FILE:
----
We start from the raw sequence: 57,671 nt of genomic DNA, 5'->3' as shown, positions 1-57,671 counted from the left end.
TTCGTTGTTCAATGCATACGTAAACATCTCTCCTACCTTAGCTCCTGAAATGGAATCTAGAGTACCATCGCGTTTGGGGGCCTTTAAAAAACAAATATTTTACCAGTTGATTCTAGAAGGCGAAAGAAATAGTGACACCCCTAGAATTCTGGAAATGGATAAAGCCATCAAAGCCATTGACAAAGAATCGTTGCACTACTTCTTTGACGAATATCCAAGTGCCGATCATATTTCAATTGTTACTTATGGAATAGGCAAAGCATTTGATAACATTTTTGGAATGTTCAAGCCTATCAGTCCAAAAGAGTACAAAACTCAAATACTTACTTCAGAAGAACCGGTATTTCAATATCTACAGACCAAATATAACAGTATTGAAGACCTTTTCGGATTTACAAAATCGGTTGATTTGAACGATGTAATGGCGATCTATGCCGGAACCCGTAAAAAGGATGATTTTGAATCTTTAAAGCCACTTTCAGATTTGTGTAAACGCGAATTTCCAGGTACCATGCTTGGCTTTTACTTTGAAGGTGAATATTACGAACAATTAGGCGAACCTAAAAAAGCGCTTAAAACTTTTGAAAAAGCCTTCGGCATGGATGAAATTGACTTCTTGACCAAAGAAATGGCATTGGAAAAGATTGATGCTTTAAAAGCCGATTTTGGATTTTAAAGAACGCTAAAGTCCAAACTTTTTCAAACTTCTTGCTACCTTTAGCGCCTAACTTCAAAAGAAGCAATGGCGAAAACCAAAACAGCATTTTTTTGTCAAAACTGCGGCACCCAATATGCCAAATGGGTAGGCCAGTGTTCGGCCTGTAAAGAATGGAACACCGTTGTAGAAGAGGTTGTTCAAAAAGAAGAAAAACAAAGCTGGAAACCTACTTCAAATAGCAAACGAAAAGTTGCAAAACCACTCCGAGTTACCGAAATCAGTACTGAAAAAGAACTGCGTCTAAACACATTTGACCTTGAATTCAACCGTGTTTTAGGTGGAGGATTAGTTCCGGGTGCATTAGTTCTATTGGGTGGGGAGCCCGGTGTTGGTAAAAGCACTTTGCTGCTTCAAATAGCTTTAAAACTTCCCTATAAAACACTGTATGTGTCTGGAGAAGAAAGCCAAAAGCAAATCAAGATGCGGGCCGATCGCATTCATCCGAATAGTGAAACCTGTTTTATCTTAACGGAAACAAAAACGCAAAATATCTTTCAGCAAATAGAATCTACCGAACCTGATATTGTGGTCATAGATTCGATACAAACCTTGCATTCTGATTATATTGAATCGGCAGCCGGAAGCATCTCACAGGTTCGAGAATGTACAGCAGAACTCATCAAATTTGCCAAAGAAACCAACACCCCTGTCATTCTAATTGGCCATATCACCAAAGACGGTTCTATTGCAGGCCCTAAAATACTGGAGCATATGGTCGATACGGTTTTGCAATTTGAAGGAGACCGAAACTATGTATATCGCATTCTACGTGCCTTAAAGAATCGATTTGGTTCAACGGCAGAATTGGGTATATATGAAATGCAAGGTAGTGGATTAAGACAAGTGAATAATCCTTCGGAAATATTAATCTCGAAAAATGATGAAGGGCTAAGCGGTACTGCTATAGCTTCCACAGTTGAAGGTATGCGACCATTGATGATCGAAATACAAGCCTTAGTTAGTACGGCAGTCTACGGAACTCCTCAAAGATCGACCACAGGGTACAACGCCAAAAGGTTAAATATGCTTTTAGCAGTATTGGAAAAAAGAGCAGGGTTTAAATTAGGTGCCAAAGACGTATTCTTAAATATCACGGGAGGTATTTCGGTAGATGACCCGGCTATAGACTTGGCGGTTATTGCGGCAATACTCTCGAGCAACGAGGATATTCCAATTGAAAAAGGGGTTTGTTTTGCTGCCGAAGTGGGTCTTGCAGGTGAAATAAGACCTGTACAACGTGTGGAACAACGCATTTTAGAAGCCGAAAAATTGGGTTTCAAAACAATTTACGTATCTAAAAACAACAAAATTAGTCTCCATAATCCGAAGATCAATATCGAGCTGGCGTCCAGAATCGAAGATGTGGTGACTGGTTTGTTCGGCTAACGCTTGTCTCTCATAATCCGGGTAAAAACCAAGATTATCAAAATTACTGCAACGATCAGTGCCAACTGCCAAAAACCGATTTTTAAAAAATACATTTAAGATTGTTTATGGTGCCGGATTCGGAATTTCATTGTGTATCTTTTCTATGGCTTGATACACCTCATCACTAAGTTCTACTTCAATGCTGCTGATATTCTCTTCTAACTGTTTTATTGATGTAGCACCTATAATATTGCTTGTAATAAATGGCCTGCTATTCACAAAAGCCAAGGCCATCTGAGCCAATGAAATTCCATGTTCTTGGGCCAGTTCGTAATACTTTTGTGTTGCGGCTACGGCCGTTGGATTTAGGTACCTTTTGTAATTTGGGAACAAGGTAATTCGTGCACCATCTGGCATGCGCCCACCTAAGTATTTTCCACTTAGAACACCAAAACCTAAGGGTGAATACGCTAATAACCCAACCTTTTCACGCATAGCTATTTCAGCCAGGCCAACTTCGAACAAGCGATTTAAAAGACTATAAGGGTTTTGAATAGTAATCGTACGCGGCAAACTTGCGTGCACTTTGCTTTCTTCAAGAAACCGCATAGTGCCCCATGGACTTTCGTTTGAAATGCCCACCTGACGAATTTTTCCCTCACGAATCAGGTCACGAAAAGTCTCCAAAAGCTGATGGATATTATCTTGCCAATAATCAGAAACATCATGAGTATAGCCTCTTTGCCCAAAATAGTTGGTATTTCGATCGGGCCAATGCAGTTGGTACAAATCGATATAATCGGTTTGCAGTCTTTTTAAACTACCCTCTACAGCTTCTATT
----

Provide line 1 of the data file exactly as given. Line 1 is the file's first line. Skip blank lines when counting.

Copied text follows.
We start from the raw sequence: 57,671 nt of genomic DNA, 5'->3' as shown, positions 1-57,671 counted from the left end.